Waterford Township, Michigan
Waterford Township, Mich., has deployed IQeye megapixel cameras from IQinVision as part of a comprehensive IP video solution to better protect its valuable water resources. Mainline Information Systems, Tallahassee, Fla., was selected to provide video surveillance consulting, solution design and integration.
As suggested by its name, water makes up 11 percent of Waterford Township’s 36 square miles. The Township’s Department of Public Works (DPW) Water and Sewer Division treats and distributes high-quality potable water to residential, commercial, and industrial customers through the use of 18 wells, 11 water treatment plants, 355 miles of water main and 8.25 million gallons of storage.
To protect these critical resources, the DPW began implementation of a multi-phased broadband wireless system to provide the township with high-speed wireless connectivity, including links to remote water and sewer facilities. This early project phase included a number of VGA-quality video surveillance cameras located at various water treatment, storage and sewer facilities to stream real-time video back to DPW’s main office for monitoring and recording purposes.
Recently, DPW Director Terry Biederman participated in an Oakland County Homeland Security Grant program to upgrade and augment the system with high-definition cameras and an advanced software viewing and recording package. Mainline designed a computerized monitoring system that includes IQinVision megapixel cameras, JDS Digital Security Systems’ Softsite32 Enterprise video management software, and Mainline professional services. The IQeye 2-megapixel smart cameras combine video analytics with high quality HD video in the camera.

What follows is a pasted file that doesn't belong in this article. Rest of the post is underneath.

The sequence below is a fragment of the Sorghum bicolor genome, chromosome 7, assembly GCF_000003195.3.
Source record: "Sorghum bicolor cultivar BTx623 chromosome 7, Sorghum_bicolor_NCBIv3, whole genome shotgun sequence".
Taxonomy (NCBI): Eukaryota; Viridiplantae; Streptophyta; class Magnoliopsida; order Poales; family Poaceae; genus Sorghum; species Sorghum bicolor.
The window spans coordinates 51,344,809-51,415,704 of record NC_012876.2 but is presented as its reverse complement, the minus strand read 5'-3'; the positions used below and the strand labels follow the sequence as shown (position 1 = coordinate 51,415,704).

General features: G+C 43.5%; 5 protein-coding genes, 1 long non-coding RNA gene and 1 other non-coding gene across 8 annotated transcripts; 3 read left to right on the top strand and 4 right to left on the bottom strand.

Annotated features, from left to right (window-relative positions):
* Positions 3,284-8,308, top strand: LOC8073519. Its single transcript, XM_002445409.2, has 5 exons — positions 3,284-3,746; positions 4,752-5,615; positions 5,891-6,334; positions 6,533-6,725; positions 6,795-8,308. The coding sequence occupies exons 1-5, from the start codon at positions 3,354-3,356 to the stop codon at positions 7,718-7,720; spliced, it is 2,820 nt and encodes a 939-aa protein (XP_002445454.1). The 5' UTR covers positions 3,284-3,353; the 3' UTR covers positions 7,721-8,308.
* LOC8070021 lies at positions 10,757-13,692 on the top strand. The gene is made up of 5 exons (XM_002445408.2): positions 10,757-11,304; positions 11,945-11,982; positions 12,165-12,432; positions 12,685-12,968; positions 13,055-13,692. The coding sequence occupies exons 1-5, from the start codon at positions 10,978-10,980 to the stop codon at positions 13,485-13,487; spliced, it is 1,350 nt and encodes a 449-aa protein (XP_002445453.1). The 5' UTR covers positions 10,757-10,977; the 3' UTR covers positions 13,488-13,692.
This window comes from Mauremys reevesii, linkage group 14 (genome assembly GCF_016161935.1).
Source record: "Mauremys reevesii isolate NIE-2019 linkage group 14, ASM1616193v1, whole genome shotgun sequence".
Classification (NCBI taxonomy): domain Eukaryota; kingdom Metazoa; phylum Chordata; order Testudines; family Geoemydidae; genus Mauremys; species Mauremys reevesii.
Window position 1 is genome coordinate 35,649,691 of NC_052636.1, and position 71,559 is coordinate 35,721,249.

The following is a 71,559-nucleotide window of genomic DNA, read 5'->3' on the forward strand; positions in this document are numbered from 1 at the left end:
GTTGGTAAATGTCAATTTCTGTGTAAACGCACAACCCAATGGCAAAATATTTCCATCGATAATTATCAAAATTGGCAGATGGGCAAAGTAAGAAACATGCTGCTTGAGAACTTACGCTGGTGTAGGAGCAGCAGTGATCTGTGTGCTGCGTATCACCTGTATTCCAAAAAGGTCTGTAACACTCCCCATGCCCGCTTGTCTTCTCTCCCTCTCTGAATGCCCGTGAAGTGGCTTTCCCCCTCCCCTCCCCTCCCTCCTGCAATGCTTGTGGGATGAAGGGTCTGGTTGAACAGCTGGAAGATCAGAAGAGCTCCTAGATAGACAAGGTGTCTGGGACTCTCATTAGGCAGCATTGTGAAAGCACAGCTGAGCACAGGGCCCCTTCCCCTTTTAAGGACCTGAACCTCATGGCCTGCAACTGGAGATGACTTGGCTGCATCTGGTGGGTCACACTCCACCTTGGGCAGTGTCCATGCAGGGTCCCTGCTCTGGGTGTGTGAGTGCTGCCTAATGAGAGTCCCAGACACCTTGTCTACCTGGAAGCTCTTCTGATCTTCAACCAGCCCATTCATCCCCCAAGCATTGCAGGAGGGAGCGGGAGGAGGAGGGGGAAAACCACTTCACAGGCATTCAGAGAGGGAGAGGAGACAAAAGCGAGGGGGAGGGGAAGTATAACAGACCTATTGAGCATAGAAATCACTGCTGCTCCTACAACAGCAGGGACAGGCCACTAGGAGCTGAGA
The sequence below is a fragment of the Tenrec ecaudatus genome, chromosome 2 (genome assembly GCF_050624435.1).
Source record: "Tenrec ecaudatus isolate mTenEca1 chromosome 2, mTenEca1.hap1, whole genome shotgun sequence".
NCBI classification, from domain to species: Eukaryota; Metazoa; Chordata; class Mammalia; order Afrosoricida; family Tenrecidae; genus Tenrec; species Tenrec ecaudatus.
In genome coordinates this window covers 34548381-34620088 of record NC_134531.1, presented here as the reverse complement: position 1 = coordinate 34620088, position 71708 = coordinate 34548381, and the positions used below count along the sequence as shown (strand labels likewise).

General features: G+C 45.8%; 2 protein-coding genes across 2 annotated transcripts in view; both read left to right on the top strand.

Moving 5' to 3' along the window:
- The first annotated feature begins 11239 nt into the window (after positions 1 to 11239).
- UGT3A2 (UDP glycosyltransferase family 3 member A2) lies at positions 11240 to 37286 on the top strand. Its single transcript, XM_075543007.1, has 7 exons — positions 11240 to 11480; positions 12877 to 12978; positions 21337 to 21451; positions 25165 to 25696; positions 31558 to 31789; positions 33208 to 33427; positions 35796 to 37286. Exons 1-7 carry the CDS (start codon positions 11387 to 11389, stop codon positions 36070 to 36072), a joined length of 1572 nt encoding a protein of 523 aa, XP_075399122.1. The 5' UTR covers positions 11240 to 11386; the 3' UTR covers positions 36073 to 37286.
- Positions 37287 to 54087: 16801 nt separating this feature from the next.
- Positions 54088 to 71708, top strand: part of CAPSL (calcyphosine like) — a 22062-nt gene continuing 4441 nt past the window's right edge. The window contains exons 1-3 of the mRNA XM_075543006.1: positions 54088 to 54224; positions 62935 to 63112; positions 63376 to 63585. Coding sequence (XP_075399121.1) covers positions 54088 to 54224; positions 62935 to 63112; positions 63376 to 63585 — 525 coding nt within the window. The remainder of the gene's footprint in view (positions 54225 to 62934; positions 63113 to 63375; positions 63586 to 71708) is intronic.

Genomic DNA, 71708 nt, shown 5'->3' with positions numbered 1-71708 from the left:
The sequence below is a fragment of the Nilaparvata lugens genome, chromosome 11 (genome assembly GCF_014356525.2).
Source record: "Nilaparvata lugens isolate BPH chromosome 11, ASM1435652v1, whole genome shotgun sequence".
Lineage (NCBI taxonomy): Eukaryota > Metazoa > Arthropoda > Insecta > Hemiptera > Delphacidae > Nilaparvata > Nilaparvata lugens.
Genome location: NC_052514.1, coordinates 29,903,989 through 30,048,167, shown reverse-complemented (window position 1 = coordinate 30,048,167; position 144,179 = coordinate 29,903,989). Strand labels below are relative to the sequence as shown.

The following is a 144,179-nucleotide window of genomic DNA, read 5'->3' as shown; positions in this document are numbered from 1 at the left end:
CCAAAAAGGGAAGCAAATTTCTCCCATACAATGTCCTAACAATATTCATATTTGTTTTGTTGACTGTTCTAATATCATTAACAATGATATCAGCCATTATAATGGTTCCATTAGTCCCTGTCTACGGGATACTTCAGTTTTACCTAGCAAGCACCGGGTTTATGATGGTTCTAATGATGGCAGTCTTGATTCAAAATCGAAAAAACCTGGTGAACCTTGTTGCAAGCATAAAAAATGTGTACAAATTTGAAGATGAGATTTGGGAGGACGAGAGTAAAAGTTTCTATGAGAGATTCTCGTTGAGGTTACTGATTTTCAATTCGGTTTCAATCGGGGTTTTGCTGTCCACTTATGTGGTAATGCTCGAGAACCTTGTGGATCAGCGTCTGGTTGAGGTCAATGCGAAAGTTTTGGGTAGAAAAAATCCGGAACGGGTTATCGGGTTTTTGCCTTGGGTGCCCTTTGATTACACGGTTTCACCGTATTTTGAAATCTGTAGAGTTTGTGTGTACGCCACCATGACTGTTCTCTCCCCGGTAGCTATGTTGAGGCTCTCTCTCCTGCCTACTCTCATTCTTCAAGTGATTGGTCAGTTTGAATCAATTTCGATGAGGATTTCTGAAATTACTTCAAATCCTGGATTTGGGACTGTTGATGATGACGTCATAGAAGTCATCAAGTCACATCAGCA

Denver International Airport
Denver International Airport (DIA) has selected Omnicast, an advanced IP video surveillance solution from Genetec, to secure its 53 square-mile facility. Ranked the 10th busiest airport in the world in 2008 for passenger traffic by Airport Council International, DIA was looking to upgrade its outdated analog system to a newer and more advanced network-based solution that they could evolve as newer technology emerged.
The entire system to date consists of 1,200 cameras and 12 archive servers that are expected to double in the next 18 months. Besides the airport protection and surveillance applications such as monitoring the facility, security checkpoints and passenger congestion throughout, they also intend to service external clients with the use of Omnicast. “To date, all our clients have been using their own systems from different organizations,” says Phil Medina, Senior IT Administrator for Airport Security at DIA. “Eventually, we will connect all cameras to the Omnicast system and offer it as a service to everyone.”
Features include a user-friendly interface, which allows DIA to save time in training customers with all levels of experience, multiple options to manage and store video, as well as watermarking options, which further protects data.